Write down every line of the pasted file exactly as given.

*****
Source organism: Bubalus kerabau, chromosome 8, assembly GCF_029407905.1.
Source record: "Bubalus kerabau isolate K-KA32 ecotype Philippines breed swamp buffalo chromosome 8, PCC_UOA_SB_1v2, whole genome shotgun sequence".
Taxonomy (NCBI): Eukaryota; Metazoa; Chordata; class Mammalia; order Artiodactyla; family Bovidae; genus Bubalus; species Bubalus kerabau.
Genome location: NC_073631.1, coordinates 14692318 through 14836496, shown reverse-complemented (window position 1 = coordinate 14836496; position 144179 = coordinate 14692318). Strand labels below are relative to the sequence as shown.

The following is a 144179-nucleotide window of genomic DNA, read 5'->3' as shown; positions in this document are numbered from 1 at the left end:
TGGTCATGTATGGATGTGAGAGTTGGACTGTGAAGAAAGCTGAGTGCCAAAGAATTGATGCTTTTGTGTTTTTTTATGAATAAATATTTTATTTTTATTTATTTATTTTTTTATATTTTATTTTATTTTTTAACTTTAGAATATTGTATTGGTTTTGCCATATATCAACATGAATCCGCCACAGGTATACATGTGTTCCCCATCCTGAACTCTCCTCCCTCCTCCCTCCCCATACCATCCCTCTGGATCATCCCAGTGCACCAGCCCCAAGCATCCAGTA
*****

Source organism: Bubalus kerabau, chromosome 8, assembly GCF_029407905.1.
Source record: "Bubalus kerabau isolate K-KA32 ecotype Philippines breed swamp buffalo chromosome 8, PCC_UOA_SB_1v2, whole genome shotgun sequence".
Taxonomy (NCBI): Eukaryota; Metazoa; Chordata; class Mammalia; order Artiodactyla; family Bovidae; genus Bubalus; species Bubalus kerabau.
Genome location: NC_073631.1, coordinates 14692318 through 14836496, shown reverse-complemented (window position 1 = coordinate 14836496; position 144179 = coordinate 14692318). Strand labels below are relative to the sequence as shown.

The following is a 144179-nucleotide window of genomic DNA, read 5'->3' as shown; positions in this document are numbered from 1 at the left end:
TGGTCATGTATGGATGTGAGAGTTGGACTGTGAAGAAAGCTGAGTGCCAAAGAATTGATGCTTTTGTGTTTTTTTATGAATAAATATTTTATTTTTATTTATTTATTTTTTTATATTTTATTTTATTTTTTAACTTTAGAATATTGTATTGGTTTTGCCATATATCAACATGAATCCGCCACAGGTATACATGTGTTCCCCATCCTGAACTCTCCTCCCTCCTCCCTCCCCATACCATCCCTCTGGATCATCCCAGTGCACCAGCCCCAAGCATCCAGTA